One of the questions I’m most often asked is “What makes a community foundation different from other charities?” Though most people understand what other charities do, the breadth of community foundations’ operations, and the extensive charitable activities we undertake, can make us hard to explain.
One of the most distinct differences between community foundations and other charitable organizations is that we are not “end users.” When you donate to an organization with a single mission – one that serves children or rescues animals, for example – that organization uses your donation directly for their programs and overhead.
When you give to Community Foundation of the Lowcountry, your gift is allocated to one of our more than 400 funds. Or you can establish your own fund. From these funds, grants are made to nonprofit organizations.
Most of our funds have a defined purpose or intent, established by the fund advisor, to support a particular cause or nonprofit. If you are inclined, you can designate your gift to one of these funds, or to a cause that is served by one of these funds.
Alternately, you can donate to one of our general funds and we’ll use your gift as part of our larger, scheduled grant awards to nonprofit organizations in the Lowcountry. The decision of where these grant dollars go is made by a committee of local residents specifically charged with assessing the greatest needs in the community.
When people me ask why they should give through a community foundation instead of directly to a nonprofit, I tell them that giving through a community foundation pools their gift with many other gifts, amplifying the impact of their donation.
Additionally, community foundations are public charities with a mission of serving the entire community. (For us, that means Beaufort, Colleton, Hampton and Jasper counties.) We have extensive knowledge of which issues are most critical and which organizations are working to solve these problems, giving us a community-wide vision.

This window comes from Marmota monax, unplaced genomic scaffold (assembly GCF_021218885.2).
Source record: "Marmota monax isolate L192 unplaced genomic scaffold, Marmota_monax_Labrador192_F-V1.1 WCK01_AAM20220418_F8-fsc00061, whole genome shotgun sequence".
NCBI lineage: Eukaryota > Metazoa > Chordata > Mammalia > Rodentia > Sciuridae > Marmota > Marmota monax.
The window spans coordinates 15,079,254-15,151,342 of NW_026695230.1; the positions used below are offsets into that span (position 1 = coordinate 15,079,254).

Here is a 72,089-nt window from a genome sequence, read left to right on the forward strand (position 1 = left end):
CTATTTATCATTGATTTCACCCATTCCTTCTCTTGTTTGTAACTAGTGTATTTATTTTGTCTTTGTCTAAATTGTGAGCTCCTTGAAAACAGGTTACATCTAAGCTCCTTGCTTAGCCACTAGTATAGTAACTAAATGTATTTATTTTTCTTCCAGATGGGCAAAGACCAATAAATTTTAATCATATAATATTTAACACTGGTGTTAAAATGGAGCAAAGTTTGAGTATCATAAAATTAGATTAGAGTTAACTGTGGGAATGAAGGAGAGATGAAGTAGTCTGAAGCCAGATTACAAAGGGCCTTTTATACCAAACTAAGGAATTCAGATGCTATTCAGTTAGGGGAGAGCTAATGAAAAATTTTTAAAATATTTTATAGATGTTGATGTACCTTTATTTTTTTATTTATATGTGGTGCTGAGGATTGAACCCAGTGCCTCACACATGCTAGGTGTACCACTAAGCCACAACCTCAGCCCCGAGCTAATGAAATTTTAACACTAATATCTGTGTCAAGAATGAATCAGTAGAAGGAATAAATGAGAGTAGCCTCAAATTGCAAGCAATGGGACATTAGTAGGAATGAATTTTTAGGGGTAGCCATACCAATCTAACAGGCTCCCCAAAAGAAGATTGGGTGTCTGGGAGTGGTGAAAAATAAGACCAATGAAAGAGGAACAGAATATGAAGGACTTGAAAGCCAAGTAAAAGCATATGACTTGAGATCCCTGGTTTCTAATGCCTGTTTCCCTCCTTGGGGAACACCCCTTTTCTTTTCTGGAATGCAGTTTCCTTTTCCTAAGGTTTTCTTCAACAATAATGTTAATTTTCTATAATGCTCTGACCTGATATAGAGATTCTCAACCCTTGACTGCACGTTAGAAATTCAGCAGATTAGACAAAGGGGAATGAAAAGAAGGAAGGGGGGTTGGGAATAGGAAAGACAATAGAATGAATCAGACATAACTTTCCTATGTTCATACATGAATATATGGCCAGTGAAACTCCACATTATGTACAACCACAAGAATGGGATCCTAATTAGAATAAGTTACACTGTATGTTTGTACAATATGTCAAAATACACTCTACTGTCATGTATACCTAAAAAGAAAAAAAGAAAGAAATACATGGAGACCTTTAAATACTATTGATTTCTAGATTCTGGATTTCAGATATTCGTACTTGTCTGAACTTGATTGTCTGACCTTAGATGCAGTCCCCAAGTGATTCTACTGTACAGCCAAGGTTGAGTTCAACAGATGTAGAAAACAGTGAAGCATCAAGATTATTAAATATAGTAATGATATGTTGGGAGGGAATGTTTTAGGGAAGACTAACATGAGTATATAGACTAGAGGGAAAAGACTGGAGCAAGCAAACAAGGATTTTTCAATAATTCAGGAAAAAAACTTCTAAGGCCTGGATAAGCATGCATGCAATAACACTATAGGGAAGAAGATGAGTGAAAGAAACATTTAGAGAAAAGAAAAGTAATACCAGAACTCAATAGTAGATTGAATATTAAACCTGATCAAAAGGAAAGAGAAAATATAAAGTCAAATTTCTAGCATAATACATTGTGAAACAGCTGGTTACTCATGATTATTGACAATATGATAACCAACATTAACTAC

Another distinction between community foundations and other nonprofits is that, unlike single mission nonprofits, community foundations exist to build permanent charitable assets. This provides an ongoing source of funding for a broad base of causes throughout the community – not just now, but in the future. Having this reserve makes us agile and able to change course as new challenges or opportunities arise.
When Hurricane Matthew caused extensive destruction and when COVID-19 left families without food on their tables, we allocated dollars from one of our flexible endowment funds to address those needs. Moreover, we understand that the challenges facing our community today might not be the same challenges we’re forced to tackle 20 years from now. Endowment funds give our communities ongoing charitable capital to invest in the region.
Community foundations are unique and complex. Our mission of building endowments ensures that we’ll be here to strengthen and improve our communities, both now and in the future. And that’s what sets us apart.
Scott Wierman is the president and CEO of Community Foundation of the Lowcountry.